Sri Lanka Hotel bookings / Tour packages

Mannar

Mannar Island, about 130 sq km in area, juts out into the Palk Straits towards   India like a claw, creating a Gulf that is named after it. The island is   connected to the mainland by a bridge and causeway some 3 km in length. The main   feature of the town of Mannar is its Portuguese fort, which was erected in 1560.   It has a four-sided design, with four bastions, a wet ditch on three sides, and   an arm of the sea washing the fourth. The battlements are prominent and   picturesque while travelling along the causeway from the mainland. The Dutch   took it after a naval bombardment, strengthened it, but do not appear to have   significantly altered it.

Mannar Island, about 130 sq km in area, juts out into the Palk Straits towards   India like a claw, creating a Gulf that is named after it. The island is   connected to the mainland by a bridge and causeway some 3 km in length. The main   feature of the town of Mannar is its Portuguese fort, which was erected in 1560.   It has a four-sided design, with four bastions, a wet ditch on three sides, and   an arm of the sea washing the fourth. The battlements are prominent and   picturesque while travelling along the causeway from the mainland. The Dutch   took it after a naval bombardment, strengthened it, but do not appear to have   significantly altered it.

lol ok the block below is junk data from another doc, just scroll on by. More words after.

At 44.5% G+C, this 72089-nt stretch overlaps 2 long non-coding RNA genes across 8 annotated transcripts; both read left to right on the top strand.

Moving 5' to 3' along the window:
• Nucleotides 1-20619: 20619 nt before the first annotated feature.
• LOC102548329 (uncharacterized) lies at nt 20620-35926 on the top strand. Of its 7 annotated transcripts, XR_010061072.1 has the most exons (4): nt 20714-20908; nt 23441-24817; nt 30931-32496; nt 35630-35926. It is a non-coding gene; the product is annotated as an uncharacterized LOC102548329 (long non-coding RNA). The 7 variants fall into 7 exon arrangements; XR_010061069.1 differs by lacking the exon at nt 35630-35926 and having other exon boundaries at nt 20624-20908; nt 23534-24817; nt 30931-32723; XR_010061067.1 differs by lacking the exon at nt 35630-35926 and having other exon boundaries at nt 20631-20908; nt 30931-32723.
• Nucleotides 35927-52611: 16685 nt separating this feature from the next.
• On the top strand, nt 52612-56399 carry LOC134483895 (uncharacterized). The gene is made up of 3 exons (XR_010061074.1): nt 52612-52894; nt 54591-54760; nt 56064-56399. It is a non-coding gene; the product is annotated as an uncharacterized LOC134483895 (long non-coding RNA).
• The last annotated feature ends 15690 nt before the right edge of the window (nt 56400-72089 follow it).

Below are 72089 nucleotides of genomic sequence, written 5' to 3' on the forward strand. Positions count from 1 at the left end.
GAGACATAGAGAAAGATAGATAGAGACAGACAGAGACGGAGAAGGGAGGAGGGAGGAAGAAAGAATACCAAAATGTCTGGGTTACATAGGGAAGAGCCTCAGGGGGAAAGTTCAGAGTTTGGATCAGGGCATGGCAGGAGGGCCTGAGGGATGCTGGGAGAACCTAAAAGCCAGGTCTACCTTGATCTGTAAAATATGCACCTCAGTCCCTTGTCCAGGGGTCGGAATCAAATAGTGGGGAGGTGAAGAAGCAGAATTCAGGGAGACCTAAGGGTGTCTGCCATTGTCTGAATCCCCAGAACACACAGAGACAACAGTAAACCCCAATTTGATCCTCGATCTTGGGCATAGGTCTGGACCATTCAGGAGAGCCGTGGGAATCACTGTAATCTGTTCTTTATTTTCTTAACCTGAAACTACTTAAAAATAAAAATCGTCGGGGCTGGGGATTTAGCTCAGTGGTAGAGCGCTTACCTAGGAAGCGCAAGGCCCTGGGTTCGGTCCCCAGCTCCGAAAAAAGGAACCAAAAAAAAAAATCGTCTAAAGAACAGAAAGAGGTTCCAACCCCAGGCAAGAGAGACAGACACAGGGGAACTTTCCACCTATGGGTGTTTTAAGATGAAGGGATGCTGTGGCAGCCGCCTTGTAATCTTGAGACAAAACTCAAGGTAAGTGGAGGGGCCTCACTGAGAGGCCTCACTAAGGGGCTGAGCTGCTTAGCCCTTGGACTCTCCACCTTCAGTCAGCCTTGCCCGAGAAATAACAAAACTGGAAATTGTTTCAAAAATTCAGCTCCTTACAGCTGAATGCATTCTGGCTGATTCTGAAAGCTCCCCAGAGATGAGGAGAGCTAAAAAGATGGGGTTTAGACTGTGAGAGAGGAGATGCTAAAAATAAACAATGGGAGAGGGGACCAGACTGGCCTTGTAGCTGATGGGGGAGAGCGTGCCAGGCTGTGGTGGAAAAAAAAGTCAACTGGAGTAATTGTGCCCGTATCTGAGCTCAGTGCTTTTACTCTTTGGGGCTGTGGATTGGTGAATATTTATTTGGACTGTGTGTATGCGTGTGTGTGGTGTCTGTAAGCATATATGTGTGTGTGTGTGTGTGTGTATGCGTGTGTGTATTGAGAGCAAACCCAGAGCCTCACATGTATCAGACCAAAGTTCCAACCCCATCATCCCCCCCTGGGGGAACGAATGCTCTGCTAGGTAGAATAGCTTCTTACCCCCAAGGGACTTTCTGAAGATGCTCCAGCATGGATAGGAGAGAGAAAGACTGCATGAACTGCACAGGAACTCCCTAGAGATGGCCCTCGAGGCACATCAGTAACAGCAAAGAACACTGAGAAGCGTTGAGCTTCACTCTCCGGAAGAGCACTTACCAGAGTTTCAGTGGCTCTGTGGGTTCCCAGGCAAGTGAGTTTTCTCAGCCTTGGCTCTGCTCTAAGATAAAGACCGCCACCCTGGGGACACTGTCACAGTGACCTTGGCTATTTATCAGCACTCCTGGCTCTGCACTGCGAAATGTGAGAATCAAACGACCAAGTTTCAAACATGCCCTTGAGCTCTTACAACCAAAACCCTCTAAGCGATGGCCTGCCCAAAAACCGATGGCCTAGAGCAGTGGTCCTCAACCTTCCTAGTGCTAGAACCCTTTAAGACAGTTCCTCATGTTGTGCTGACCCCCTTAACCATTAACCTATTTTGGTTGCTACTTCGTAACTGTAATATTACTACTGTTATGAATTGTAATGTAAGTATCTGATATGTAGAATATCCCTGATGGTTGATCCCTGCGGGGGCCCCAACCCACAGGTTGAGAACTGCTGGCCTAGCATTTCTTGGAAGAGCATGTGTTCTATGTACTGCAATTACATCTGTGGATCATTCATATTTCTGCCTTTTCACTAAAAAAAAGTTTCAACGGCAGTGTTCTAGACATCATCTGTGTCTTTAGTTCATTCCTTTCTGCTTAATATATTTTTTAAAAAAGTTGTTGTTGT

The Mannar district features some exotic fauna and flora. The dugong, a marine   mammal and distant relative of the elephant, lives in the shallow waters off the   coast feeding on sea grasses. Dugongs probably gave rise to the mermaid legend,   due to their vaguely human appearance while bobbing in the water with just their   heads exposed, and tendency to suckle their young on the surface, holding them   with their flippers in the manner of a woman with her baby. Sightings by   European sailors of dugongs in the Gulf of Mannar in the 16th and 17th centuries   no doubt strengthened the already widespread mermaid legend in the West.